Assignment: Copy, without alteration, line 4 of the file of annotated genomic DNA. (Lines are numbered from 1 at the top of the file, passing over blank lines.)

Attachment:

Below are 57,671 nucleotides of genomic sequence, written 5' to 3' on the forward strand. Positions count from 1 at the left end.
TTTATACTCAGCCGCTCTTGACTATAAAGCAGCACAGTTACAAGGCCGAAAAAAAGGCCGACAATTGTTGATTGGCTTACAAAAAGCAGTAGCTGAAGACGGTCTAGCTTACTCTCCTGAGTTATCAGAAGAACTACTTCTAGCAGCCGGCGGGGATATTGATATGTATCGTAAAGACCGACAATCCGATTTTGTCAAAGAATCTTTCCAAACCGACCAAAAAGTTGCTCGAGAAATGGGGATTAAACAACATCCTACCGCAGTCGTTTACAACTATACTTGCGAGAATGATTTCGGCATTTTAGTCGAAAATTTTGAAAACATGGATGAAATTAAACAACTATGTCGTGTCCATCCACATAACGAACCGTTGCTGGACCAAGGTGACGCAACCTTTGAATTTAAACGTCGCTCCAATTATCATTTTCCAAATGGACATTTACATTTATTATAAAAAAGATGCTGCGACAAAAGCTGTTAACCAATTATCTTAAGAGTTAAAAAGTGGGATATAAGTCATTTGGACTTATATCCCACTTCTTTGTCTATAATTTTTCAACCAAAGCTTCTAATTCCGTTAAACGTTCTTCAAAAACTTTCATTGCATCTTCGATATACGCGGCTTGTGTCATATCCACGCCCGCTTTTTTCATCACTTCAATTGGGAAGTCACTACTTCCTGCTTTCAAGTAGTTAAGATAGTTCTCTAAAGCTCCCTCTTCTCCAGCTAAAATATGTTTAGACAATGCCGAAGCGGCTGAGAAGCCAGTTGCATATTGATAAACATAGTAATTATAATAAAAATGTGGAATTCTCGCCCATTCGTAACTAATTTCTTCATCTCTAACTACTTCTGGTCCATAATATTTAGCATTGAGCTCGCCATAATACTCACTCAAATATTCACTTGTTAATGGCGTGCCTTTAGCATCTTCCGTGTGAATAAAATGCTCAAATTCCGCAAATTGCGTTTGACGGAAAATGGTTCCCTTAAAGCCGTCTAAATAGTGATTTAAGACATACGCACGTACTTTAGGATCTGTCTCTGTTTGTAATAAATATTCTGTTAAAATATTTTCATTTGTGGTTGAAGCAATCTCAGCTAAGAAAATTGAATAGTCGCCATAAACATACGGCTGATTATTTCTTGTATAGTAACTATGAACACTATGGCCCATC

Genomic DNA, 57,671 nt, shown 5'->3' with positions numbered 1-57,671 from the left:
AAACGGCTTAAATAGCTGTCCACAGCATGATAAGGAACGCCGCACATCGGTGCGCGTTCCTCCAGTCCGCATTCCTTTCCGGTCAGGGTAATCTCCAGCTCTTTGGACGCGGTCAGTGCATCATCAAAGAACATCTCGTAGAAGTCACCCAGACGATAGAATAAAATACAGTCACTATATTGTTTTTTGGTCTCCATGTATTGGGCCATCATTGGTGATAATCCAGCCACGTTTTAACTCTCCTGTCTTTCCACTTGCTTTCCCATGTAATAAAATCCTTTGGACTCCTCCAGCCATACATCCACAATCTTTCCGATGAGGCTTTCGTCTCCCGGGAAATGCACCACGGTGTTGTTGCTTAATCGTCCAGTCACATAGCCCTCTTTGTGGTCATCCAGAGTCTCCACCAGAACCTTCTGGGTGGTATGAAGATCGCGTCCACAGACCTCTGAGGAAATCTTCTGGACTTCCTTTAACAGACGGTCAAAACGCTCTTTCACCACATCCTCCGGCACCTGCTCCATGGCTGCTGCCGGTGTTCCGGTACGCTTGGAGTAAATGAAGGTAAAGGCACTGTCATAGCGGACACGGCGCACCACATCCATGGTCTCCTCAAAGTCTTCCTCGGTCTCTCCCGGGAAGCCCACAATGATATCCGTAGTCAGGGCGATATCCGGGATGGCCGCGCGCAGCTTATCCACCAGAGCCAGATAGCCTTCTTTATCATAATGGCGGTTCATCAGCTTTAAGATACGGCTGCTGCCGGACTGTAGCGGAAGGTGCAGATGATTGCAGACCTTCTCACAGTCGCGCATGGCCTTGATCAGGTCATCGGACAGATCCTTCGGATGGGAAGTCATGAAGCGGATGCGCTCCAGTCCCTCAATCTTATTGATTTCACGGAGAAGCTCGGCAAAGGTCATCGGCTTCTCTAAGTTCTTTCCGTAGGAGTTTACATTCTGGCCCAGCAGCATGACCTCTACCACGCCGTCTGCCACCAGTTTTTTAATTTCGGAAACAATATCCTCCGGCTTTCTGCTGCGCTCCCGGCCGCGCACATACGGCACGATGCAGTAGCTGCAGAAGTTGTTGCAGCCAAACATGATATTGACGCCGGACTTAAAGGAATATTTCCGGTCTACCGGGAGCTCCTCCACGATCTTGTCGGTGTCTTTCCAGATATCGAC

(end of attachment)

AAACGGCTTAAATAGCTGTCCACAGCATGATAAGGAACGCCGCACATCGGTGCGCGTTCCTCCAGTCCGCATTCCTTTCCGGTCAGGGTAATCTCCAGCTCTTTGGACGCGGTCAGTGCATCATCAAAGAACATCTCGTAGAAGTCACCCAGACGATAGAATAAAATACAGTCACTATATTGTTTTTTGGTCTCCATGTATTGGGCCATCATTGGTGATAATCCAGCCACGTTTTAACTCTCCTGTCTTTCCACTTGCTTTCCCATGTAATAAAATCCTTTGGACTCCTCCAGCCATACATCCACAATCTTTCCGATGAGGCTTTCGTCTCCCGGGAAATGCACCACGGTGTTGTTGCTTAATCGTCCAGTCACATAGCCCTCTTTGTGGTCATCCAGAGTCTCCACCAGAACCTTCTGGGTGGTATGAAGATCGCGTCCACAGACCTCTGAGGAAATCTTCTGGACTTCCTTTAACAGACGGTCAAAACGCTCTTTCACCACATCCTCCGGCACCTGCTCCATGGCTGCTGCCGGTGTTCCGGTACGCTTGGAGTAAATGAAGGTAAAGGCACTGTCATAGCGGACACGGCGCACCACATCCATGGTCTCCTCAAAGTCTTCCTCGGTCTCTCCCGGGAAGCCCACAATGATATCCGTAGTCAGGGCGATATCCGGGATGGCCGCGCGCAGCTTATCCACCAGAGCCAGATAGCCTTCTTTATCATAATGGCGGTTCATCAGCTTTAAGATACGGCTGCTGCCGGACTGTAGCGGAAGGTGCAGATGATTGCAGACCTTCTCACAGTCGCGCATGGCCTTGATCAGGTCATCGGACAGATCCTTCGGATGGGAAGTCATGAAGCGGATGCGCTCCAGTCCCTCAATCTTATTGATTTCACGGAGAAGCTCGGCAAAGGTCATCGGCTTCTCTAAGTTCTTTCCGTAGGAGTTTACATTCTGGCCCAGCAGCATGACCTCTACCACGCCGTCTGCCACCAGTTTTTTAATTTCGGAAACAATATCCTCCGGCTTTCTGCTGCGCTCCCGGCCGCGCACATACGGCACGATGCAGTAGCTGCAGAAGTTGTTGCAGCCAAACATGATATTGACGCCGGACTTAAAGGAATATTTCCGGTCTACCGGGAGCTCCTCCACGATCTTGTCGGTGTCTTTCCAGATATCGAC